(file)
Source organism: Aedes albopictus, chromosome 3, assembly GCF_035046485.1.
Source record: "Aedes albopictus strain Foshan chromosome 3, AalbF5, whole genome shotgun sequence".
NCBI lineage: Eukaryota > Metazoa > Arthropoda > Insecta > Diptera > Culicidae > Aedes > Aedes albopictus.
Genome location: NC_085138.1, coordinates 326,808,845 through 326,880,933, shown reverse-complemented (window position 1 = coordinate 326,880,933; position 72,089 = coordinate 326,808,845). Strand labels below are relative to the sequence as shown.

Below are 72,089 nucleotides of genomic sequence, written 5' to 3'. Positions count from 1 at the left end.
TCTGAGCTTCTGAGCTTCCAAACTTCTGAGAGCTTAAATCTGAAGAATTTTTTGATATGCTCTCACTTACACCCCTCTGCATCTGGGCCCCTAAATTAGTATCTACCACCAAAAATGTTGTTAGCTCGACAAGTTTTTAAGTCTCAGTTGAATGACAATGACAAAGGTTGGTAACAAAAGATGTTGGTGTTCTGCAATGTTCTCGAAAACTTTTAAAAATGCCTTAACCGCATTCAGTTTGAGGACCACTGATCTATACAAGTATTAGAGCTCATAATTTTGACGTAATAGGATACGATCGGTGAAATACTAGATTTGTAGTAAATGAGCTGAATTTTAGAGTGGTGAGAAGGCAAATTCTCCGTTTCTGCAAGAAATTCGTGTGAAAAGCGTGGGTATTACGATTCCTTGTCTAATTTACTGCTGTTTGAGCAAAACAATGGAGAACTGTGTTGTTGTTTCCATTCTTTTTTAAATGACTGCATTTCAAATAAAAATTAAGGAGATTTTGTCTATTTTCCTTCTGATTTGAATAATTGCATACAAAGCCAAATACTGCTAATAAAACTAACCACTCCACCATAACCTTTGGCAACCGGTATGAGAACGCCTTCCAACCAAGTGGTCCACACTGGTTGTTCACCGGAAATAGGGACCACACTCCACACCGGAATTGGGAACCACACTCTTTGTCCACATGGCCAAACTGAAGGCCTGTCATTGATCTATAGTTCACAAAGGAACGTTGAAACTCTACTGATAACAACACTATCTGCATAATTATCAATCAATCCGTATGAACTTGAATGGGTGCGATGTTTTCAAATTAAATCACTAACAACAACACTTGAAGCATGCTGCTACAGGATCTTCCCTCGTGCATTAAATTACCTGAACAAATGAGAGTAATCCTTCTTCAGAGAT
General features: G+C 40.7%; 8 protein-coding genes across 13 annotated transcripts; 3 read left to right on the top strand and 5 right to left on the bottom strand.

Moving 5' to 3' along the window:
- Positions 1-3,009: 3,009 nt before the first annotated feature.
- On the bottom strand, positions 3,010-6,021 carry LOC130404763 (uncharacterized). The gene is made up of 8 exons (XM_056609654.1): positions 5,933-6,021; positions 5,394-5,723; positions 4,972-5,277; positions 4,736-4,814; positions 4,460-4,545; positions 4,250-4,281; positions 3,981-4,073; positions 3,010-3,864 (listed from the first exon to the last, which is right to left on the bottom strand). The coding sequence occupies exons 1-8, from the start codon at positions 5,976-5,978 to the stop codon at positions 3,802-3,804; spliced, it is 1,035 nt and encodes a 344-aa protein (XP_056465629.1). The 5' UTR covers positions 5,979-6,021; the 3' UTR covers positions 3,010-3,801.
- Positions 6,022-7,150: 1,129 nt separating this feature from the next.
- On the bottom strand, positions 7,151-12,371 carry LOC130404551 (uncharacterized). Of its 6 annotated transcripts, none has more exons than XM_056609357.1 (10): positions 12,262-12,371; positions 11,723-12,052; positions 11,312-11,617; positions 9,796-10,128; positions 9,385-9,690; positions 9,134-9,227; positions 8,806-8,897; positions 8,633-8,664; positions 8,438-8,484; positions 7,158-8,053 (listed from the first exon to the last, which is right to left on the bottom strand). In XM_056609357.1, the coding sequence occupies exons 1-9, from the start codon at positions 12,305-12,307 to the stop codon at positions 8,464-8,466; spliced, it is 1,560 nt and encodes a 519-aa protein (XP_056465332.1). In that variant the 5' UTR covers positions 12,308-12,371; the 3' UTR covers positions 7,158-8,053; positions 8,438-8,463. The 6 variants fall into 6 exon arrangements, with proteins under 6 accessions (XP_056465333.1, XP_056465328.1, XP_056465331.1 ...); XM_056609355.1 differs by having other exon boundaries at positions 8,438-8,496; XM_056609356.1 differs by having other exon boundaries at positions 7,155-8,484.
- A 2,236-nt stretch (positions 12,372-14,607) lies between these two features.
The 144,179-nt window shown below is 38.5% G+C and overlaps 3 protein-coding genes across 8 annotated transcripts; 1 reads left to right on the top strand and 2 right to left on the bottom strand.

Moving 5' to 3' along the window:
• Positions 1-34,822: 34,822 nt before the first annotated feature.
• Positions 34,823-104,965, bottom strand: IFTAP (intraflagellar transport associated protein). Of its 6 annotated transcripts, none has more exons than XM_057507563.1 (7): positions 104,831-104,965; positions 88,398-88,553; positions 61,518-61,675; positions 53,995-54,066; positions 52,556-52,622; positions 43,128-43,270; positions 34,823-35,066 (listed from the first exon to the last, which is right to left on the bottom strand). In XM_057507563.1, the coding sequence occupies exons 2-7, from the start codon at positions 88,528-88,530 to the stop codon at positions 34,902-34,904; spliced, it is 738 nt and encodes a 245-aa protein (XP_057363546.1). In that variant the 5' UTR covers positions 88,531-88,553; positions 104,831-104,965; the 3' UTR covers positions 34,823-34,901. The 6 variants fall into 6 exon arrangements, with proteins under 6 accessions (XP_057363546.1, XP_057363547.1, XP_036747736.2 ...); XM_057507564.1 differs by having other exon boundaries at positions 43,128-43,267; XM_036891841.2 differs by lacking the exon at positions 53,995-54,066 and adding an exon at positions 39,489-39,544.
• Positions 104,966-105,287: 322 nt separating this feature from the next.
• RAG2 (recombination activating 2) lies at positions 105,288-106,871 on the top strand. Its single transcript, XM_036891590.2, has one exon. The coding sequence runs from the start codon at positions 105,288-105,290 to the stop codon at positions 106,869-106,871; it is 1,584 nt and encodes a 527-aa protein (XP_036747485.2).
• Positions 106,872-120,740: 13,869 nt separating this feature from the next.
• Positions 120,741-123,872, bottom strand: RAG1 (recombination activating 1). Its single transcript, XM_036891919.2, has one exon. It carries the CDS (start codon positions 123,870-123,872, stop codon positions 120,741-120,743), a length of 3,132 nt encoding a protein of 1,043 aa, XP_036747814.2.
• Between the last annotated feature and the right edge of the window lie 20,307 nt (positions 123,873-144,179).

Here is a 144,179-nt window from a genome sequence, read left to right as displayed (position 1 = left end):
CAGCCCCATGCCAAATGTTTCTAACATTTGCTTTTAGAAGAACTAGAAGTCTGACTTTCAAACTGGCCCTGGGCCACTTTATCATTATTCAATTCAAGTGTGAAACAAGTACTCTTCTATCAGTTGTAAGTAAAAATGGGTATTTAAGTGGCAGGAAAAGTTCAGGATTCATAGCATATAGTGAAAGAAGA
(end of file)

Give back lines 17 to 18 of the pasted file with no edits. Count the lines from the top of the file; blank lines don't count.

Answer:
• Positions 34,823-104,965, bottom strand: IFTAP (intraflagellar transport associated protein). Of its 6 annotated transcripts, none has more exons than XM_057507563.1 (7): positions 104,831-104,965; positions 88,398-88,553; positions 61,518-61,675; positions 53,995-54,066; positions 52,556-52,622; positions 43,128-43,270; positions 34,823-35,066 (listed from the first exon to the last, which is right to left on the bottom strand). In XM_057507563.1, the coding sequence occupies exons 2-7, from the start codon at positions 88,528-88,530 to the stop codon at positions 34,902-34,904; spliced, it is 738 nt and encodes a 245-aa protein (XP_057363546.1). In that variant the 5' UTR covers positions 88,531-88,553; positions 104,831-104,965; the 3' UTR covers positions 34,823-34,901. The 6 variants fall into 6 exon arrangements, with proteins under 6 accessions (XP_057363546.1, XP_057363547.1, XP_036747736.2 ...); XM_057507564.1 differs by having other exon boundaries at positions 43,128-43,267; XM_036891841.2 differs by lacking the exon at positions 53,995-54,066 and adding an exon at positions 39,489-39,544.
• Positions 104,966-105,287: 322 nt separating this feature from the next.